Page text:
Astronomy is a physical science elective, less mathematically intensive than physics, intended for interested eleventh and twelfth grade students. The two-trimester course will be divided into two major topics: Exploring the Night Sky and the Solar System (winter trimester), and Exploring Stars, Galaxies, and the Universe (spring trimester). Each trimester will be independent of the others and students may choose to take either or both. There will be considerable out-of-class commitments in the form of readings, research, and naked eye, binocular, and telescopic observations. (Prerequisite: Algebra 2 concurrent, Chemistry (75 average or better))
This course is a field study and will meet during the afternoon sports and co-curricular activity times. Students will participate in an extensive water monitoring study of the Androscoggin River and it’s free-flowing tributaries. Students will be building an understanding of the needs of different fish within their freshwater ecosystems. This course will also present a scientific approach to the sport of fly fishing. We will explore basic principles of hydrodynamics and the physics involved in presenting artificial lures within or upon the water column. Each student will be required to submit a final independent project based on the data collected throughout the trimester.
In Food Science and Systems students will gain a basic understanding of global food systems and resilient local food systems. We’ll examine how global systems affect local systems, and vice versa. We’ll examine how small scale and global trade affects how we eat. We’ll examine how culture shapes food and how food shapes culture. We’ll look at the environmental impact of human food production, and examine the pressures applied by our growing population. We’ll explore the future of food, of biodiversity, and of species extinction. This course will dig deep for an understanding of soil science, and reach broad for an understanding of government regulation and global trade. Practical hands-on experience will be gained with local farms, in kitchens, in the laboratory, and with community groups. (Cross listed with the IDEAS Center. Earns Science departmental credit.)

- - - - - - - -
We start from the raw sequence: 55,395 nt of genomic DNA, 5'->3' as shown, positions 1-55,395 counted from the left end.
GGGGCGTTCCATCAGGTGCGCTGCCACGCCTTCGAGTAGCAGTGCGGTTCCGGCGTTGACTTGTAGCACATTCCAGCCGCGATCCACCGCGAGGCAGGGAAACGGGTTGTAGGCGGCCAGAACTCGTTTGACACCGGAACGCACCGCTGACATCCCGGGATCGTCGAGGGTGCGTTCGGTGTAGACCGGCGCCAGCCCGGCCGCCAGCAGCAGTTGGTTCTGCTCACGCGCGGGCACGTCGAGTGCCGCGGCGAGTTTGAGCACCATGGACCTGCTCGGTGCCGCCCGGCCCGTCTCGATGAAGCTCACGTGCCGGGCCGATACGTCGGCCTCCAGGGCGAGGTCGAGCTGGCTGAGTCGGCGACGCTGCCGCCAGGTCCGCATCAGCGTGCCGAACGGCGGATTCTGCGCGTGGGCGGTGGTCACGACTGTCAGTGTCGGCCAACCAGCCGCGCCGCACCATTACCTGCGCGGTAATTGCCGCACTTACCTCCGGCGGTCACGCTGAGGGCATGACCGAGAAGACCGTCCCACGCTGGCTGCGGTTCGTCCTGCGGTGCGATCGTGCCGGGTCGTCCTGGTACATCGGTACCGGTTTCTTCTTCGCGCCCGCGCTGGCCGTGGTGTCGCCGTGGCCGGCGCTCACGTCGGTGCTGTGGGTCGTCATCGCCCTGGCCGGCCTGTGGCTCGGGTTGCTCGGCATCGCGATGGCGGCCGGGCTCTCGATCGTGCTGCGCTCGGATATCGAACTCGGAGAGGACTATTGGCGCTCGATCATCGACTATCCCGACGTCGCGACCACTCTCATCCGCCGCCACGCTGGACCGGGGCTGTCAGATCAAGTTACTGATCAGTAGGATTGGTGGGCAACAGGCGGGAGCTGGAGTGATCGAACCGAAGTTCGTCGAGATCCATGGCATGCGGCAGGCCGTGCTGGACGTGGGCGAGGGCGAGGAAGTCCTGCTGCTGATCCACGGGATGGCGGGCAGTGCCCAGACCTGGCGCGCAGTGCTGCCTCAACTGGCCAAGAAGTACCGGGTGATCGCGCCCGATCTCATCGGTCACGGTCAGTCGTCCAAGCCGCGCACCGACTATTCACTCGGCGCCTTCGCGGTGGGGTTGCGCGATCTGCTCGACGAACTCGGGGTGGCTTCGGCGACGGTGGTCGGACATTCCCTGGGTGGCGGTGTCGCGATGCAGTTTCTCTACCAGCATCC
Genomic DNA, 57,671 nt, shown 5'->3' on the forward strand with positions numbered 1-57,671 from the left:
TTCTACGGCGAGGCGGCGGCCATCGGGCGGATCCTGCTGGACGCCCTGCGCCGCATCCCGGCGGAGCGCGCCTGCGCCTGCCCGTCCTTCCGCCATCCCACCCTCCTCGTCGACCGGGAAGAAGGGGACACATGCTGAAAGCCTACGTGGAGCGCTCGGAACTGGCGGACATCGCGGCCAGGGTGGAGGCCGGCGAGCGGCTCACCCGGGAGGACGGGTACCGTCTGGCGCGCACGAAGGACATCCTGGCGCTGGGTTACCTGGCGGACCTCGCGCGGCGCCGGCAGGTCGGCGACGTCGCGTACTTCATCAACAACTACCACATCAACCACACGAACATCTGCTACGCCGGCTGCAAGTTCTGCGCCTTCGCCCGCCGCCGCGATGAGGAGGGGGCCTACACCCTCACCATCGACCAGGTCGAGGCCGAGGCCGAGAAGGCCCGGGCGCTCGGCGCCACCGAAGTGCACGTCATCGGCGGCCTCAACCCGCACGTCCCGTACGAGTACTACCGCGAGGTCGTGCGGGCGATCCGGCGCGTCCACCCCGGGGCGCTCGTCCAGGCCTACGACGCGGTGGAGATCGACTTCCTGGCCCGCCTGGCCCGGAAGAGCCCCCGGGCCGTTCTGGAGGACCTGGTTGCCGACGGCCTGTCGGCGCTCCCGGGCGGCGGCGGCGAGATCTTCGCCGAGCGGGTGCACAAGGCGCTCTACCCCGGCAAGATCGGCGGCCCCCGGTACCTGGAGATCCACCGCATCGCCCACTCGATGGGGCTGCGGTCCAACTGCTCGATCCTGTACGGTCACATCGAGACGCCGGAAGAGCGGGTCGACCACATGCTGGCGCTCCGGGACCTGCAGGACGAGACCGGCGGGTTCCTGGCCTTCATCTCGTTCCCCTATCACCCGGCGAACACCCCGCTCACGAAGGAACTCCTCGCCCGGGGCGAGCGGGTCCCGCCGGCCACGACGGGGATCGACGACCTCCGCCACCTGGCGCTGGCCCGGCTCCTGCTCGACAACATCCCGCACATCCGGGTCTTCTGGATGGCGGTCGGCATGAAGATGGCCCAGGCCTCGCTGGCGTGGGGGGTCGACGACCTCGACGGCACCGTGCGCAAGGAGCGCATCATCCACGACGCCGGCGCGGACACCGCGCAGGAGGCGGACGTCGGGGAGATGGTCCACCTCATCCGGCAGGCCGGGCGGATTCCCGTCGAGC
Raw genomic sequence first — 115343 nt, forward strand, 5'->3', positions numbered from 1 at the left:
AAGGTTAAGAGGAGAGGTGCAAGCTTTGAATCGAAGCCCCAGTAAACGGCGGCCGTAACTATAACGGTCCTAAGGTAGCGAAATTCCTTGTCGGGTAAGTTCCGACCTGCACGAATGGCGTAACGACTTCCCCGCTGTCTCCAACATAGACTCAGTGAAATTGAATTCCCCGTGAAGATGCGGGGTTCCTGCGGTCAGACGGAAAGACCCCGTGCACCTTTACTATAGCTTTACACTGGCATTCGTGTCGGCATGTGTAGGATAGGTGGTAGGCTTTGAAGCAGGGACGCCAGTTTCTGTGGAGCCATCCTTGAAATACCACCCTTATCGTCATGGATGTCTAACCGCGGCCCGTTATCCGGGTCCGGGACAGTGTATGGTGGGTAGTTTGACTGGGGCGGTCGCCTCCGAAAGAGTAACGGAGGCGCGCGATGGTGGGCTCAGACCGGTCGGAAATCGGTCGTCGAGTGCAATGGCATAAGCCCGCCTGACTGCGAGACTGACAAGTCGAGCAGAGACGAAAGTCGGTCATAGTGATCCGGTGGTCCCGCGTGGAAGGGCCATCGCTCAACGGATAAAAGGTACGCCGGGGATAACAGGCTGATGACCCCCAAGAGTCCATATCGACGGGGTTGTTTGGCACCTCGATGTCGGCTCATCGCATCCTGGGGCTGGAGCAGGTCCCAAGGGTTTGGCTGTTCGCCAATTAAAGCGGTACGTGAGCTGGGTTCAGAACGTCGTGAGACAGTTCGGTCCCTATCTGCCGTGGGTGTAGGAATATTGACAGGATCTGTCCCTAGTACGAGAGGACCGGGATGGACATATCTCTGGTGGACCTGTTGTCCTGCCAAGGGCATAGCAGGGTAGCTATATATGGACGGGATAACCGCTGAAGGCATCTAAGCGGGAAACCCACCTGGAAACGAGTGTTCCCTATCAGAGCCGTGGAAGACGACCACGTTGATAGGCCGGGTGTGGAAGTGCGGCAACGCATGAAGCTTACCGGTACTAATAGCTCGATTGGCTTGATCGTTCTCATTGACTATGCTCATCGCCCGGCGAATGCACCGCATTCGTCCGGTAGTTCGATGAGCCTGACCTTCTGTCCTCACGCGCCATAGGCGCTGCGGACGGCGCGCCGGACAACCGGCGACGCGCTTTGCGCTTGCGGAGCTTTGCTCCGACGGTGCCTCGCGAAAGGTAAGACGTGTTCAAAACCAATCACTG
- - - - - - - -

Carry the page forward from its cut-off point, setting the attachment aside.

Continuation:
This course offers an introduction to Unmanned Aerial Vehicles (UAV). We will focus on RC scale UAVs. This will start with simple gliders and move on to 3 and 4 channel aircraft. We will also cover flying wings and multi rotors. Learning how each of these aircraft fly and what they can be used for is a great way to learn the skills required to be a UAV pilot. We will utilize simulators to get real life flight experience without having to do numerous repairs. Weather permitting we will fly our UAVs on the field. This is a great class if you have an interest in flight.
Mr. Southam teaches General Biology, AP Biology, and AP Chemistry. His teaching career began in 1988 at The Gunnery School; he later taught at Phillips Exeter Academy. Since coming to Gould in 2002, he has been a student favorite. His mad scientist personality paired with his witty sense of humor create engaging labs and lectures. In 2013 he was chosen the Outstanding Biology Teacher in the state of Maine by the National Association of Biology Teachers.
Mr. Southam has served as a reader for the College Board AP exam in Biology since 1999, is an active member of the Bethel community who began building a house in Bethel in 1990, was elected to the Bethel Board of Selectmen in 2012, is a member of the Mahoosuc Pathways board, an organization committed to the development of recreational trails in the Bethel area, and is treasurer of the Bethel Outing Club.
The Head Cycling Coach for the mountain bike team, he has a Category 2 license from USA cycling and personally placed third at USA Nationals for category 3 mountain biking in 2013. Mr. Southam lives off campus in the home he built with his wife, Sarah Southam, a Chemistry and Physics teacher at Telstar High School. They have two children: a daughter, Sam ’12, and son, Max ’16.